The tradition of thought known as civic humanism has recently occupied the attention of a number of commentators. Not only has it been examined in the place of its birth, Renaissance Italy, and more especially Florence, but in a recent work J. G. A. Pocock has traced the influence of the tradition in seventeenth and eighteenth-century England, and finally in the New World. The question considered here is the particular use to which civic modes of thought and argument were put by a group of moderate reformers in the debates on parliamentary reform in the last two decades of the eighteenth century. Although this period has received attention from social and constitutional historians, it has not been discussed by historians of ideas.
Civic humanism is both an analysis of a political problem and a range of recommendations as to how the problem is best to be solved. The problem is defined in terms of the deleterious effects of time on political organization. Human organizations rely on the ordered and rule-governed behavior of individuals. Such behavior exhibits, over time, a constant tendency to disintegrate into selfish action. Political and legal institutions provide the immediate incentives to prevent this happening. Yet how can these institutions themselves be safeguarded or rendered self-regulating?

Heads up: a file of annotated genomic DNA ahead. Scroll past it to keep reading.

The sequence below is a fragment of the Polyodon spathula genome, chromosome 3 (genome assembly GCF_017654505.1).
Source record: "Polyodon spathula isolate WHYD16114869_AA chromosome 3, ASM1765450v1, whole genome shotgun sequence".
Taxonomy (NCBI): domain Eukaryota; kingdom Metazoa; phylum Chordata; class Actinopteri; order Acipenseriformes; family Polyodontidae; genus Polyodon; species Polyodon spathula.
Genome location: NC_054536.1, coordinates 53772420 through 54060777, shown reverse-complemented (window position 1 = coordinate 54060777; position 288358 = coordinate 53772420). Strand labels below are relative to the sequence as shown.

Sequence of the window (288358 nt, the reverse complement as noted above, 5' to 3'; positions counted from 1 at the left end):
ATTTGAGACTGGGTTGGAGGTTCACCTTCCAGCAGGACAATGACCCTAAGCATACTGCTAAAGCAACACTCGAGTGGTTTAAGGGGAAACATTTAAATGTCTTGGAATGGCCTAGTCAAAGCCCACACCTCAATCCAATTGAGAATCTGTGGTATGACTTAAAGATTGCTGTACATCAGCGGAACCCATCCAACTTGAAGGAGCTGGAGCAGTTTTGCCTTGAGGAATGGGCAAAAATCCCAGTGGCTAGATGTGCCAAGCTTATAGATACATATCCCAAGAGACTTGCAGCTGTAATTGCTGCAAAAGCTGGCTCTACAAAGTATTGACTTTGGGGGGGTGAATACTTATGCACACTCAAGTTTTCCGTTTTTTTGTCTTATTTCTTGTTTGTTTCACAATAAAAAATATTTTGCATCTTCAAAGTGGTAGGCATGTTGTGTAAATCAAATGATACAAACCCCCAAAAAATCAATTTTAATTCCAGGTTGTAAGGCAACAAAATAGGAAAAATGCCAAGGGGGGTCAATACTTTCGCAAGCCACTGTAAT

The solution to the problem of achieving political stability through time is seen essentially as a moral solution, that is to say it is seen to lie in the creation of a particular set of attitudes towards political life amongst the citizens of the polity.